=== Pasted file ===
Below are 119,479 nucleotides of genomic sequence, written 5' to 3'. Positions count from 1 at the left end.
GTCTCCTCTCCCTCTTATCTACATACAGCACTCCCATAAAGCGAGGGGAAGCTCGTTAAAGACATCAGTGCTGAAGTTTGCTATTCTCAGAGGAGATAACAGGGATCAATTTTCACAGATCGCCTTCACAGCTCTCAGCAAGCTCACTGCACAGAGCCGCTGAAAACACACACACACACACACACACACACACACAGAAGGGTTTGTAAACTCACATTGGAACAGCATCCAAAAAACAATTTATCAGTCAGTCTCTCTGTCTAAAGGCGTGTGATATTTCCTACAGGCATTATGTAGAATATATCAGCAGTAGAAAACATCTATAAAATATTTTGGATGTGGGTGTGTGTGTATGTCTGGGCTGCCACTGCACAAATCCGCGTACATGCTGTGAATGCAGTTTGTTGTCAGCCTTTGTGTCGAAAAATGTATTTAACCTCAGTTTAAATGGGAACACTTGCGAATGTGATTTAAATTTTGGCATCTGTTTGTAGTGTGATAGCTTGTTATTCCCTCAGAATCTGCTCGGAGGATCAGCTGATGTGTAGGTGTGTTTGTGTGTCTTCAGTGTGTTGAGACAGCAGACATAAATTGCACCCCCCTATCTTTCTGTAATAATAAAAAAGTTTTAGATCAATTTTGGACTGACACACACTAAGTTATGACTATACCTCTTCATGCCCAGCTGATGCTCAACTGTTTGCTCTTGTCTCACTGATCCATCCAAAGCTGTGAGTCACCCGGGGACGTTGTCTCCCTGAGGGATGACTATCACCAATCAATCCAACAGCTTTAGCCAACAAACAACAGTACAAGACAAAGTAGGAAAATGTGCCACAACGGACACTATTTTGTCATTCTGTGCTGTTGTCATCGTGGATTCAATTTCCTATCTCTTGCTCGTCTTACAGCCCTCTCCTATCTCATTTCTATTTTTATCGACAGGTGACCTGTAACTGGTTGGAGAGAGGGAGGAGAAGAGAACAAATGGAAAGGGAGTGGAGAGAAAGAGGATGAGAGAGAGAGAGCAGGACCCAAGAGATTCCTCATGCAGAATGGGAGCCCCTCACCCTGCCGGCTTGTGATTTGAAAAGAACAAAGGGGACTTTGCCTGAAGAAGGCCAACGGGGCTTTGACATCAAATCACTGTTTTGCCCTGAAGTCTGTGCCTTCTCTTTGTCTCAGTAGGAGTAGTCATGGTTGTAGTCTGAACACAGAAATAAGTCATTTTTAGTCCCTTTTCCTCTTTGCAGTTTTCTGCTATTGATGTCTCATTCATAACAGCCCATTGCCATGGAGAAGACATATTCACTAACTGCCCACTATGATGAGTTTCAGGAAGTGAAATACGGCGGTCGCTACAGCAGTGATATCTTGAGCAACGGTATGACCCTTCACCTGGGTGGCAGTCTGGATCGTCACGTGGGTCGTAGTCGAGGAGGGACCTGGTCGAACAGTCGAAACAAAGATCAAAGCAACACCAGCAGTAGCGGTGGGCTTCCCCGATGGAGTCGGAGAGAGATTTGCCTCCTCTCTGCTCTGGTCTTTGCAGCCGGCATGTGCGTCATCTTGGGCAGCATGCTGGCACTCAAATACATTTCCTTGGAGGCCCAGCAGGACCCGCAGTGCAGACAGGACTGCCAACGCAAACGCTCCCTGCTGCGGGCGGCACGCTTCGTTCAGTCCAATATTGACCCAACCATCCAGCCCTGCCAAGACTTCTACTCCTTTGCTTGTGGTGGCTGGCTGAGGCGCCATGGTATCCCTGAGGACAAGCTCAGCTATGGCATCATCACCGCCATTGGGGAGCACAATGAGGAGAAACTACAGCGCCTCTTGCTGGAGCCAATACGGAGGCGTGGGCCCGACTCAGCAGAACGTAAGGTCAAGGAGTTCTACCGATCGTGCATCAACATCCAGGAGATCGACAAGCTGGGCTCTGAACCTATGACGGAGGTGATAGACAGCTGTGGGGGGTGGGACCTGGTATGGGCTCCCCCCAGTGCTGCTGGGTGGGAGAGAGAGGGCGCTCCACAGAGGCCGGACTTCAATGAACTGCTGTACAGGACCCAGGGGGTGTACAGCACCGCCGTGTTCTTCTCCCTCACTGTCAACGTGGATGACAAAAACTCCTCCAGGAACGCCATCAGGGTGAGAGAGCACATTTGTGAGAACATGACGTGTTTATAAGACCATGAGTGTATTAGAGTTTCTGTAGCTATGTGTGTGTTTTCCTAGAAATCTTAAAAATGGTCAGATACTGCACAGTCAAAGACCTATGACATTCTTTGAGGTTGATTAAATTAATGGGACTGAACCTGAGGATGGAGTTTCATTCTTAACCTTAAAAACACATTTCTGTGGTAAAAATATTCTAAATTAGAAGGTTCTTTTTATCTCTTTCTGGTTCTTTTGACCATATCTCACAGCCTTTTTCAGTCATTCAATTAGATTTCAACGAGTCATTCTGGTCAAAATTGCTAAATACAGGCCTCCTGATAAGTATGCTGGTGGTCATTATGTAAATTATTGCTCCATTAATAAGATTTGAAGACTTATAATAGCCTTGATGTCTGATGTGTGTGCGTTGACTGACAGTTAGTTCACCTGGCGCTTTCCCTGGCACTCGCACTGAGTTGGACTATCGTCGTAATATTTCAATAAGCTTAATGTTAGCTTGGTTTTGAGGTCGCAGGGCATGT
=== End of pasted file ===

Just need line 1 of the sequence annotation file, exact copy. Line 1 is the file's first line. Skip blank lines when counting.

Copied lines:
Below are 119,479 nucleotides of genomic sequence, written 5' to 3'. Positions count from 1 at the left end.